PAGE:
Auseklis Ozols was born in 1941 in Latvia. When he was eight years old, his family fled the Soviet army to the United States. He grew up in New Jersey, and his public school teachers kindled his interest in art. He received a BFA from the University of Pennsylvania and an MFA from Temple University, where he was trained in realism and painting from life after the example of Thomas Eakins. Though he studied with Abstract Expressionist artists such as Marcel Duchamp, he ended up rejecting the prevailing contemporary aesthetic and considers himself a romantic realist. “After many years of following contemporary innovation,” he wrote in 2011, “and agonizing over ‘style’ and ‘personal statement’ and ‘social consciousness,’ I realized what my true métier was, to look at God’s creation and record it to the best of my ability with my God-given gifts and to share it with my fellow man.”
In the late 60s, Ozols was invited by the New Orleans Museum of Art to design an exhibition space. There he met and married his wife Gwendolyn Laan, and they settled in the Crescent City. In 1978, the couple founded the New Orleans Academy of Fine Arts, inspired by the Pennsylvania Academy. Ozols, disappointed with other art schools’ rejection of generations of technical wisdom, founded his academy in order to revive and pass on tradition. He states, “we teach students how to see from nature. Nature is the great teacher. Painting is the art of seeing.” He compares painting to constructing a cathedral. His students spend months studying the foundation — drawing, perspective, anatomy — before they take brush to canvas and begin to freely express themselves.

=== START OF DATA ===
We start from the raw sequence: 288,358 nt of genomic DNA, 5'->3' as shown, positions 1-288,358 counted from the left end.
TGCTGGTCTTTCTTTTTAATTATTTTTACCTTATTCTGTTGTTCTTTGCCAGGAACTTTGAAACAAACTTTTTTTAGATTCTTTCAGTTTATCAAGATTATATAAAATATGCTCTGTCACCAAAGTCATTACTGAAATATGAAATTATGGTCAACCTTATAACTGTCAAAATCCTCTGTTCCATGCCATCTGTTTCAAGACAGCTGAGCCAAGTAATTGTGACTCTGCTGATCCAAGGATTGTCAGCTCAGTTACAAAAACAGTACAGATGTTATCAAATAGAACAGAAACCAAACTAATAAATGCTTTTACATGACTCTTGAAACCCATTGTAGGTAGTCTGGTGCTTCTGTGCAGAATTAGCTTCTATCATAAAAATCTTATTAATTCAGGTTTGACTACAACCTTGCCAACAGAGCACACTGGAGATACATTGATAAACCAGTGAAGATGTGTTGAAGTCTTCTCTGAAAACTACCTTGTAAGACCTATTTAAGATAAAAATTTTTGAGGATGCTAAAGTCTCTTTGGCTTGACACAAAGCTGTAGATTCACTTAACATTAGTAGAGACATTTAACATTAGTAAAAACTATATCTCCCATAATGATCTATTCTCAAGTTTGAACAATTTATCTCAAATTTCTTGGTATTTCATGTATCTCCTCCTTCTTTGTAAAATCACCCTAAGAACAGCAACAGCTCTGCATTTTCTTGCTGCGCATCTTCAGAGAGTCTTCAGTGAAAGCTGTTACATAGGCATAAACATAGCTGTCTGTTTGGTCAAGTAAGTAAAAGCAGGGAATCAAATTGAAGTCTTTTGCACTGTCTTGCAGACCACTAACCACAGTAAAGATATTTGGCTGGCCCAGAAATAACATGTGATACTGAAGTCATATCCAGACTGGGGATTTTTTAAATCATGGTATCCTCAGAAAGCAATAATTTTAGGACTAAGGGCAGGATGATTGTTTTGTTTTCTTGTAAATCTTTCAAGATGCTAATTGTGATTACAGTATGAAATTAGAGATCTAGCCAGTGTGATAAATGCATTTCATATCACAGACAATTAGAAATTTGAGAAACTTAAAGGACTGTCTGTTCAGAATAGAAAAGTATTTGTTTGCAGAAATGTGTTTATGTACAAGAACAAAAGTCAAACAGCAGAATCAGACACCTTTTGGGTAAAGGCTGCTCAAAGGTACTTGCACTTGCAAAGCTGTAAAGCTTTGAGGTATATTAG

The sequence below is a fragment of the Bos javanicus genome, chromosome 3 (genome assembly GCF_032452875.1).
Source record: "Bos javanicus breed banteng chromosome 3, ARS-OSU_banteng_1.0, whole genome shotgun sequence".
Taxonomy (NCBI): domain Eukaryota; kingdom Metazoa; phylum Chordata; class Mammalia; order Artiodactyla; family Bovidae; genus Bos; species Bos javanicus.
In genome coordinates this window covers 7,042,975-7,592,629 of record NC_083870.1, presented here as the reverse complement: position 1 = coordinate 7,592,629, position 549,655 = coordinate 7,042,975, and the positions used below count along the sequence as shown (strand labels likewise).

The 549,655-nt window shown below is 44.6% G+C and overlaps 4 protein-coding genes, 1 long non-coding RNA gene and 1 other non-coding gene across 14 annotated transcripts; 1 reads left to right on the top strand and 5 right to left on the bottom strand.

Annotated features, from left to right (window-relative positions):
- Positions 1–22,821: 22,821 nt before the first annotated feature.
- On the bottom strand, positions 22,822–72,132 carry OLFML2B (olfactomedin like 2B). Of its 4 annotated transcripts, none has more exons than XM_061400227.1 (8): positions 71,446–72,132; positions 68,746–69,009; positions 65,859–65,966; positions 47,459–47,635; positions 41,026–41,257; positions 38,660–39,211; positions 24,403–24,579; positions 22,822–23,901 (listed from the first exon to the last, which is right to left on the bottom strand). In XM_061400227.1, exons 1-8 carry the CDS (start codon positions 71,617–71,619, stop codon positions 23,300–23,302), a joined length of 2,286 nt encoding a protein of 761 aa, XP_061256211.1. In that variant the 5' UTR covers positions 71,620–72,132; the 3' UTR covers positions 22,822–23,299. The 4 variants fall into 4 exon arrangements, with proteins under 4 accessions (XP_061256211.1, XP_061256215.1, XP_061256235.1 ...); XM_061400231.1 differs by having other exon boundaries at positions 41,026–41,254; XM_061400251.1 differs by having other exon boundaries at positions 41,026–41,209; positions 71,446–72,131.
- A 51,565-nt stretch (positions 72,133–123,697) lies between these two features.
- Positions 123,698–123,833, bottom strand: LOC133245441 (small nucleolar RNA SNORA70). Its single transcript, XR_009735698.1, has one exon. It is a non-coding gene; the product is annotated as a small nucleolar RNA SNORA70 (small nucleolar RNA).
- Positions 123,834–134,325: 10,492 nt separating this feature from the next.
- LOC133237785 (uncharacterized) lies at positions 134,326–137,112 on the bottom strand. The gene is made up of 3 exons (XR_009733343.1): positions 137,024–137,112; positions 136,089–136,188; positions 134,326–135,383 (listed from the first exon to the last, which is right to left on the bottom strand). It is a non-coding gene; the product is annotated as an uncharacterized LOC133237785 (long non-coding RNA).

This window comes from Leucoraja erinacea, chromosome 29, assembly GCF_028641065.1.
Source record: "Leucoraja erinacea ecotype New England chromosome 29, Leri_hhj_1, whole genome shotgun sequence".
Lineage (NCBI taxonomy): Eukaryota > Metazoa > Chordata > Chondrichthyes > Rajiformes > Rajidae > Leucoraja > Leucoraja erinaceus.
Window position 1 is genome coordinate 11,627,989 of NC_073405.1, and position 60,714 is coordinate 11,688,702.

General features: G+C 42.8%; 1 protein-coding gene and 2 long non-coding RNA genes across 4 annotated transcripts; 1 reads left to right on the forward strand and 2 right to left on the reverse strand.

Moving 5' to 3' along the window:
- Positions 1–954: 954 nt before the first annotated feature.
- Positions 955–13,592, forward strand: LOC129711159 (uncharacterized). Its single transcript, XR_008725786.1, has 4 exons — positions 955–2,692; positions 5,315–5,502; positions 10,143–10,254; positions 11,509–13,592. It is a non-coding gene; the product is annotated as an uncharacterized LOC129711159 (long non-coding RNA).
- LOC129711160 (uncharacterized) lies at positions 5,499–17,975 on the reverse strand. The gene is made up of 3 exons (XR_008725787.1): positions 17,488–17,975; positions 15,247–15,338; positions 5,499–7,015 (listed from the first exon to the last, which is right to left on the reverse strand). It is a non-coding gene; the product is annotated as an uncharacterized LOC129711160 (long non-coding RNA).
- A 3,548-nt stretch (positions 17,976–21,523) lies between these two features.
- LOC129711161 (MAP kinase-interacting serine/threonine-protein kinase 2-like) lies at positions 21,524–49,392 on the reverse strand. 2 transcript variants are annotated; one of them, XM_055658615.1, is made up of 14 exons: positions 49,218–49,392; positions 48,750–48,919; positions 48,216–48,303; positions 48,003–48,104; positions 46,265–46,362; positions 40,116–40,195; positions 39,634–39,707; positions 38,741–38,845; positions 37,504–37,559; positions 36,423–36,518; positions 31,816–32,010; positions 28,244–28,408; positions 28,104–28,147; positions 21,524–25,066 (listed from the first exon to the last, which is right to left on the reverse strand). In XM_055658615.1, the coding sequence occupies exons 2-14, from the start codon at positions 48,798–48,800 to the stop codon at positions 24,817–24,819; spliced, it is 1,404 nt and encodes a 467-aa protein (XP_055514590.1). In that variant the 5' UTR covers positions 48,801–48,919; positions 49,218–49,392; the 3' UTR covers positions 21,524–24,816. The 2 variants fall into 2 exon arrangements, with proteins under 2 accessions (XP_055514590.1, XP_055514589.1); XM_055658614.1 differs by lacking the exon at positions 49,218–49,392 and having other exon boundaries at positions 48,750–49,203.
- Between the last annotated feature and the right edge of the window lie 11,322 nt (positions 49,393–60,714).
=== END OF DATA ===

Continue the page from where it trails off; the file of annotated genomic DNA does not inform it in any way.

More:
Ozols’ commitment to excellence in his own art has earned him wide recognition. He has received awards including the New Jersey State Museum Purchase Prize in 1965, the Delgado Award from NOMA, the Strength in Age Award, and the Community Arts Award. He is eagerly commissioned for portraits, still lifes, and landscaped; he has painted portraits of Louisiana officials, and been commissioned for murals and for the WWII Museum. His paintings are included in international private and public collections, including the New Orleans Museum of Art, Loyola and Tulane Universities, and the Rujiena Art Museum in Latvia.
Ozols’ personal life has not been unmarked by difficulty. After ten years of marriage and the birth of three daughters, his wife was accidentally shot by his neighbor. And in 2012, Ozols became blind in his right eye. He retired from the New Orleans Academy in 2020, but he has continued to paint.
64 Parishes, https://64parishes.org/entry/auseklis-ozols
Ozols Collection, https://ozolscollection.org/about-auseklis-ozols/